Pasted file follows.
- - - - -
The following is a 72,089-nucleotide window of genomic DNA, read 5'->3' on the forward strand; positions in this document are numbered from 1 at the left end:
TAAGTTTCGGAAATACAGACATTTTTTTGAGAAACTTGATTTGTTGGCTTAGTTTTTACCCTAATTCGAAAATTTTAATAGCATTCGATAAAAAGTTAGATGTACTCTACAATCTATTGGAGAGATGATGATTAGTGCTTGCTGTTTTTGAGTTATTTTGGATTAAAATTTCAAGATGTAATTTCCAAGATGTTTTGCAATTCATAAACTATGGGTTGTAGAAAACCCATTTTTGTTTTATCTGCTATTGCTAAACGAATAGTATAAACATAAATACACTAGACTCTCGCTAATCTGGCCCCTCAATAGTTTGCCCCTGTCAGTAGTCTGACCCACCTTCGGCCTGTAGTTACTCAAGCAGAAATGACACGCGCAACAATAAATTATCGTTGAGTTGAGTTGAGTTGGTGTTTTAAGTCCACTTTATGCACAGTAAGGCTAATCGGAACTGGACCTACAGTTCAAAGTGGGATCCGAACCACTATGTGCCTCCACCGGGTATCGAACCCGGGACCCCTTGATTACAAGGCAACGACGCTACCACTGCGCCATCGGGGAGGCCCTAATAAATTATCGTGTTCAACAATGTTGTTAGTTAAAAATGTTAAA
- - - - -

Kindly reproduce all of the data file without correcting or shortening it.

The following is a 72,089-nucleotide window of genomic DNA, read 5'->3' on the forward strand; positions in this document are numbered from 1 at the left end:
TAAGTTTCGGAAATACAGACATTTTTTTGAGAAACTTGATTTGTTGGCTTAGTTTTTACCCTAATTCGAAAATTTTAATAGCATTCGATAAAAAGTTAGATGTACTCTACAATCTATTGGAGAGATGATGATTAGTGCTTGCTGTTTTTGAGTTATTTTGGATTAAAATTTCAAGATGTAATTTCCAAGATGTTTTGCAATTCATAAACTATGGGTTGTAGAAAACCCATTTTTGTTTTATCTGCTATTGCTAAACGAATAGTATAAACATAAATACACTAGACTCTCGCTAATCTGGCCCCTCAATAGTTTGCCCCTGTCAGTAGTCTGACCCACCTTCGGCCTGTAGTTACTCAAGCAGAAATGACACGCGCAACAATAAATTATCGTTGAGTTGAGTTGAGTTGGTGTTTTAAGTCCACTTTATGCACAGTAAGGCTAATCGGAACTGGACCTACAGTTCAAAGTGGGATCCGAACCACTATGTGCCTCCACCGGGTATCGAACCCGGGACCCCTTGATTACAAGGCAACGACGCTACCACTGCGCCATCGGGGAGGCCCTAATAAATTATCGTGTTCAACAATGTTGTTAGTTAAAAATGTTAAA